As regular CFZ-watchers will know, for some time Corinna has been doing a column for Animals & Men and a regular segment on On The Track... particularly about out-of-place birds and rare vagrants. There seem to be more and more bird stories from all over the world hitting the news these days so, to make room for them all - and to give them all equal and worthy coverage - she has set up this new blog to cover all things feathery and Fortean.

Tuesday, 25 March 2014

New discovery finds missing hormone in birds


University of Akron researchers discovered leptin in the mallard duck, peregrine falcon and zebra finch, marking the first time the hormone has been found in birds.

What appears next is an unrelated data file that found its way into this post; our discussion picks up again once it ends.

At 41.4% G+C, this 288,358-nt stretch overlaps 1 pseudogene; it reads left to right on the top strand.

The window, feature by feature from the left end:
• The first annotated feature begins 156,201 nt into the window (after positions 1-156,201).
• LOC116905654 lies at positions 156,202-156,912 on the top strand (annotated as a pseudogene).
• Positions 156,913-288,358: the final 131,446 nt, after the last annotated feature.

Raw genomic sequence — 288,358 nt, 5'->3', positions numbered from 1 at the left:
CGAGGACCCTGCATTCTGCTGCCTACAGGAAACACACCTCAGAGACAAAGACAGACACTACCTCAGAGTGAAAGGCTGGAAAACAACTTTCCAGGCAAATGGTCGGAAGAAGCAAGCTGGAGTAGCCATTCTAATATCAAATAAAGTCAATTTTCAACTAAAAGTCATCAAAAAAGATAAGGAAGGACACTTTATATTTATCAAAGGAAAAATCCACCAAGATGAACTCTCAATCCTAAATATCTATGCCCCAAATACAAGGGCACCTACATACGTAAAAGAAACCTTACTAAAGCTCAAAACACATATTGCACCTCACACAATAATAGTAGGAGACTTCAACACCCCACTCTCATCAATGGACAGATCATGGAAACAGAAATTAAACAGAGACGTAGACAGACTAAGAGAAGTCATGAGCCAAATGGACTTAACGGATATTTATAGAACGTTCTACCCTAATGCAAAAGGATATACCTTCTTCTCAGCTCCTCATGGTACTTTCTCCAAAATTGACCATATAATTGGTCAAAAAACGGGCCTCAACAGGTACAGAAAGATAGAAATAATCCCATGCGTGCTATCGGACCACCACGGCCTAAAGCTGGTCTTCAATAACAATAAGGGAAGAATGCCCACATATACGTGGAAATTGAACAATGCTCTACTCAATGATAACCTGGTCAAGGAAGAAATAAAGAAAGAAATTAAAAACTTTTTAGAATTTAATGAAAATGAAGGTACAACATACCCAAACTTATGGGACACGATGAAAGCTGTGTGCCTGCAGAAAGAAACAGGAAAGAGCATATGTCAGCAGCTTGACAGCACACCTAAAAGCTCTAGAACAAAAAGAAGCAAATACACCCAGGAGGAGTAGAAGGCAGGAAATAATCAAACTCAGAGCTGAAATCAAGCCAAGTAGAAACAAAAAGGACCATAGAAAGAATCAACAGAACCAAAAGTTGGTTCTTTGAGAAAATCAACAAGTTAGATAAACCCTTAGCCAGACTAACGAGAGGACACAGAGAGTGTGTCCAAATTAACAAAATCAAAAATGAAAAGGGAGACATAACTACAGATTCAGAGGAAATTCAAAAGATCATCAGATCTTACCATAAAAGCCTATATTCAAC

How does the Arctic tern (a sea bird) fly more than 80,000 miles in its roundtrip North Pole-to-South Pole migration? How does the Emperor penguin incubate eggs for months during the Antarctic winter without eating? How does the Rufous hummingbird, which weighs less than a nickel, migrate from British Columbia to Mexico? These physiological gymnastics would usually be influenced by leptin, the hormone that regulates body fat storage, metabolism and appetite. However, leptin has gone missing in birds - until now.


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